ARGUMENT: A discourse intended to persuade an audience through reasons and/or evidence
Five Canons of Rhetoric • Invention • Arrangement • Style • Memory (primarily concerned with oral or spoken rhetoric) • Delivery (primarily concerned with oral or spoken rhetoric)
INVENTION • Invention is the process of coming up with ideas for speaking or writing. • The three “proofs” or appeals: ethos, logos, pathos • Syllogism: chain of reasoning moving from general, universal principles to specific instances • Enthymeme: a shortened syllogism that omits the universal principle
Syllogism: All people are mortal. Aristotle was a person. Therefore, Aristotle was mortal. • Enthymeme: Aristotle was mortal because he was a person. • In an argument, the writer can leave out the universal principle because everyone would agree that all people are mortal. However, an argument may be vulnerable if the audience does not accept the unstated principle that supports the argument.
ARRANGEMENT • Introduction • Background information (the facts) • The proposition (thesis, main idea) • Main headings or topics (outline of what is to follow) • Arguments supporting the proposition (evidence) • Anticipation and refutation of counter-arguments • Conclusion
STYLE: how to express the ideas • Diction • Syntax • Figurative language • Rhetorical devices
Elements of argument • Claim: statement of position; an arguable statement; thesis statement • Reasons: support claims • Warrant: unstated assumption that makes the enthymeme work • Grounds: actual evidence in support of the reasons (facts, citations from authorities, examples, statistics) • Backing: supports the warrant • Conditions of rebuttal: attacks the reasons and grounds and/or the warrant and backing • Qualifier: limits the scope of the claim
AH HOMINEM • An attack on the person instead of the idea • Attack on the speaker’s sincerity • Attack a whole class of people • Attack by innuendo • Attack by disrespect • Attack on intelligence • Poisoning the well: discrediting sources used by your opponent • Example: “Von Daniken’s books about ancient astronomers are worthless because he’s a convicted forger and embezzler.”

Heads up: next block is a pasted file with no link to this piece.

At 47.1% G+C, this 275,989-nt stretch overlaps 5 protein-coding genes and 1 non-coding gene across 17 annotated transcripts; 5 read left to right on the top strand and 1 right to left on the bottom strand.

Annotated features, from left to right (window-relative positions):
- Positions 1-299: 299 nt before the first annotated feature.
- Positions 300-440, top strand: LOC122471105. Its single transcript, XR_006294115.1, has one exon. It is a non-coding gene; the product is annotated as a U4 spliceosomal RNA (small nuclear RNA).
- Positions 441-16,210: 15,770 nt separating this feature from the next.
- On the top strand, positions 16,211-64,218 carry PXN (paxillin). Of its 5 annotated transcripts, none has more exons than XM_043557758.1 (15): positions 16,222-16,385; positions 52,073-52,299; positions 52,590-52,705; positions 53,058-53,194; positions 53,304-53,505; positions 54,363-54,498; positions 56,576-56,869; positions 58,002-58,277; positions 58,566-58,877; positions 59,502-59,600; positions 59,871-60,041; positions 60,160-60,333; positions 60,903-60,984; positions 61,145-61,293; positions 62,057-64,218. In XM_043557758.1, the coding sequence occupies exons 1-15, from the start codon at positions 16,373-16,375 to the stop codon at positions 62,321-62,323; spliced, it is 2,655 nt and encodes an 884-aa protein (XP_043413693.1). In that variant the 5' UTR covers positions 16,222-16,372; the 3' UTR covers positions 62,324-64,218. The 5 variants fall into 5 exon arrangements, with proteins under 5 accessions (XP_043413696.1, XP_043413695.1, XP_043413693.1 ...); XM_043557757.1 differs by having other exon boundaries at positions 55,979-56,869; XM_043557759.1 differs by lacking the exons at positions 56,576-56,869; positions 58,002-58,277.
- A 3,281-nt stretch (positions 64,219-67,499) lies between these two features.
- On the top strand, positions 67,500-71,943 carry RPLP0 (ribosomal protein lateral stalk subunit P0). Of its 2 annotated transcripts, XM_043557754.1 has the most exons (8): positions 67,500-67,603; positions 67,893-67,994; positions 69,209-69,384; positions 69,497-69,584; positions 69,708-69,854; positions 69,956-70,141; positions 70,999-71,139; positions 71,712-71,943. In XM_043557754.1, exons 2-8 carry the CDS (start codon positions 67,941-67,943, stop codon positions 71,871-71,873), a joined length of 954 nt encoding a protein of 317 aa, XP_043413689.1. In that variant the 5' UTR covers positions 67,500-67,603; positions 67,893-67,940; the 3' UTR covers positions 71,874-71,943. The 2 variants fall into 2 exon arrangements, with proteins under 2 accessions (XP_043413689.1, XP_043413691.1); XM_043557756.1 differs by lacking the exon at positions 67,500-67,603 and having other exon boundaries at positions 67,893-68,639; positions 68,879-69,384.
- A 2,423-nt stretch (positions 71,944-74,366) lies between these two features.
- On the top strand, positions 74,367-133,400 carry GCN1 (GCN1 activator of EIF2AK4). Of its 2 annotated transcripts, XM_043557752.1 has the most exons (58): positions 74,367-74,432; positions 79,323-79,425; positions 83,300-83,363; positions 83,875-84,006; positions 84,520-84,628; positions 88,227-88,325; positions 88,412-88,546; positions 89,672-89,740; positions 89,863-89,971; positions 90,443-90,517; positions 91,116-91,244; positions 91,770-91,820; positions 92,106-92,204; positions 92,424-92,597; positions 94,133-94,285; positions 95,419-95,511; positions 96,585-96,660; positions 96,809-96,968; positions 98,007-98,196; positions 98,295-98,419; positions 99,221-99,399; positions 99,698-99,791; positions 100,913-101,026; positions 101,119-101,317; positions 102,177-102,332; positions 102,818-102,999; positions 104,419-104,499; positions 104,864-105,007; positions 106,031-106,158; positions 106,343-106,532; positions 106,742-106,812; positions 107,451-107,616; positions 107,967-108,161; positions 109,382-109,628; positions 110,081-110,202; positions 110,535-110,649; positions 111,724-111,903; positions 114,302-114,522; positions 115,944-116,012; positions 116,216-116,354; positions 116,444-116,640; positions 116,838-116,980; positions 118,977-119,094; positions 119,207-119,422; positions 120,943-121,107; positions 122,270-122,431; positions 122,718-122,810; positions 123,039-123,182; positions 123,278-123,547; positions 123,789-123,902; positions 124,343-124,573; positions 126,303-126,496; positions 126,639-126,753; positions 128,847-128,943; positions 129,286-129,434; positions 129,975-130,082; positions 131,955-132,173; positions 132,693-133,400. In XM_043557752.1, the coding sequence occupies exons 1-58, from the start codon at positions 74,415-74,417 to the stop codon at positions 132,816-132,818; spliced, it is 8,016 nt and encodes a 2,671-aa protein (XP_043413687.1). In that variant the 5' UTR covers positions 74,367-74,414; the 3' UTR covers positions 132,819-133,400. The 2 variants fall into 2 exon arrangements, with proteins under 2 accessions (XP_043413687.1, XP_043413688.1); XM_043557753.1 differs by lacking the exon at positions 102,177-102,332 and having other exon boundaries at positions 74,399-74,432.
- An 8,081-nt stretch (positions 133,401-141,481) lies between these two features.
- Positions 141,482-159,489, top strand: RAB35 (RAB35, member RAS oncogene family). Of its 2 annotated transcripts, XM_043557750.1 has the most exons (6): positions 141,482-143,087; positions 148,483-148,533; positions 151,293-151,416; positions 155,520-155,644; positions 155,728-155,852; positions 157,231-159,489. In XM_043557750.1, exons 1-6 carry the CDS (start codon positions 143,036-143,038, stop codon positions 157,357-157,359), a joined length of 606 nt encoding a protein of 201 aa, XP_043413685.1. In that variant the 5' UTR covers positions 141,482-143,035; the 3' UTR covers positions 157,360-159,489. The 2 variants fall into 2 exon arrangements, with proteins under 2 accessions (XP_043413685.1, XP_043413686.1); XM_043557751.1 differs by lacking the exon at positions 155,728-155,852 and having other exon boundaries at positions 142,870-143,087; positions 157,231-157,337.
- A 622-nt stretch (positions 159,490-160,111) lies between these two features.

STRAW MAN FALLACY • Fallacy of extension • Attacking an exaggerated or caricatured claim of your opponent’s position • Example: the claim that gay marriage will result in people marrying dogs, cats, or children • The claim that universal health care will result in “death panels”
STACKING THE DECK • Using arguments that support your opinion but ignoring or disallowing the arguments against • Example: Saying that your opponent has changed his mind three times on the issue , so he must be indecisive, without looking at the reasons his mind changed • Using “weasel words” in advertisements, like “helps control dandruff” or “25% more”
FALSE DICHOTOMY • Assuming there are only two alternatives when in fact there are more • Example:”Either you are with us, or you are with the terrorists.”
BURDEN OF PROOF • The claim that whatever has not been proved false must be true (or vice versa) • Remember: “absence of evidence is not evidence of absence” • Example: Because we have no absolute proof that global warming is caused by human activity, there is nothing we can do about it.
RHETORICAL QUESTION • Asking a question that leads to particular answer • Rhetorical questions propel an argument emotionally. They often look like extensions of a logical argument, but more often than not, they are setting the audience up to agree with the rhetor. • Example: When are we going to give senior citizens the medical care they deserve?
REDUCTIVE FALLACY • Oversimplification • Example: Government should be run like a business • Example: All taxation is theft.
BEGGING THE QUESTION • This argument occurs when the speaker states a claim that includes a word ot phrase that needs to be defined before the argument can proceed • Circular reasoning: the thing to be proved is one of the assumptions • Example: Because of the extreme conditions before us, we must pass this legislation. • What questions need to be answered? (What conditions are extreme? What will the legislation to to alleviate the conditions?)
HASTY GENERALIZATIONS • Insufficient selective evidence • An argument stating that something is true because it’s never been proven false (or vice versa) • Example: “Ping-pong is a dangerous sport; last year my friend was hit in the eye with a ping-pong ball and almost lost his vision in that eye.” • “God exists because no one has proven that he doesn’t.” “God doesn’t exist because no one has proven that he does.”